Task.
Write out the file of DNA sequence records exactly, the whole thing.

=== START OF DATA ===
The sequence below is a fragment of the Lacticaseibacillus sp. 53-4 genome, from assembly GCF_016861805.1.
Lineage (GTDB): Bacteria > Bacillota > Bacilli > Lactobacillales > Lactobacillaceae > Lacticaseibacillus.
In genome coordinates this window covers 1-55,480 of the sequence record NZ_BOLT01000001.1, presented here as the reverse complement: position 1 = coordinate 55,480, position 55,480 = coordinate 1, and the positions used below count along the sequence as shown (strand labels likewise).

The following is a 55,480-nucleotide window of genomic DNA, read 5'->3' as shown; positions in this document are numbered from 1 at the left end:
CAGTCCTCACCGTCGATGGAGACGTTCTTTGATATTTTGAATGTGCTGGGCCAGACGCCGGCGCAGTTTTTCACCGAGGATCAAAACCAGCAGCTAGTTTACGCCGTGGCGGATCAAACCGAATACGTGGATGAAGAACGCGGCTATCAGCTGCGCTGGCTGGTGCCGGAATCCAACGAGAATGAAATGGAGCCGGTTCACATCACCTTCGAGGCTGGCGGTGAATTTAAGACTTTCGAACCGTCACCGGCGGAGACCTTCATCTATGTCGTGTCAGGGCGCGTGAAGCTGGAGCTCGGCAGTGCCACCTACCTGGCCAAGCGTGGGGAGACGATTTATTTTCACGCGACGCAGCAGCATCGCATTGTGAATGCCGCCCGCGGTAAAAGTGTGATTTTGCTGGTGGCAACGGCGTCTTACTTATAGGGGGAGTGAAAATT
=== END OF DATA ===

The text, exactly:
The sequence below is a fragment of the Lacticaseibacillus sp. 53-4 genome, from assembly GCF_016861805.1.
Lineage (GTDB): Bacteria > Bacillota > Bacilli > Lactobacillales > Lactobacillaceae > Lacticaseibacillus.
In genome coordinates this window covers 1-55,480 of the sequence record NZ_BOLT01000001.1, presented here as the reverse complement: position 1 = coordinate 55,480, position 55,480 = coordinate 1, and the positions used below count along the sequence as shown (strand labels likewise).

The following is a 55,480-nucleotide window of genomic DNA, read 5'->3' as shown; positions in this document are numbered from 1 at the left end:
CAGTCCTCACCGTCGATGGAGACGTTCTTTGATATTTTGAATGTGCTGGGCCAGACGCCGGCGCAGTTTTTCACCGAGGATCAAAACCAGCAGCTAGTTTACGCCGTGGCGGATCAAACCGAATACGTGGATGAAGAACGCGGCTATCAGCTGCGCTGGCTGGTGCCGGAATCCAACGAGAATGAAATGGAGCCGGTTCACATCACCTTCGAGGCTGGCGGTGAATTTAAGACTTTCGAACCGTCACCGGCGGAGACCTTCATCTATGTCGTGTCAGGGCGCGTGAAGCTGGAGCTCGGCAGTGCCACCTACCTGGCCAAGCGTGGGGAGACGATTTATTTTCACGCGACGCAGCAGCATCGCATTGTGAATGCCGCCCGCGGTAAAAGTGTGATTTTGCTGGTGGCAACGGCGTCTTACTTATAGGGGGAGTGAAAATT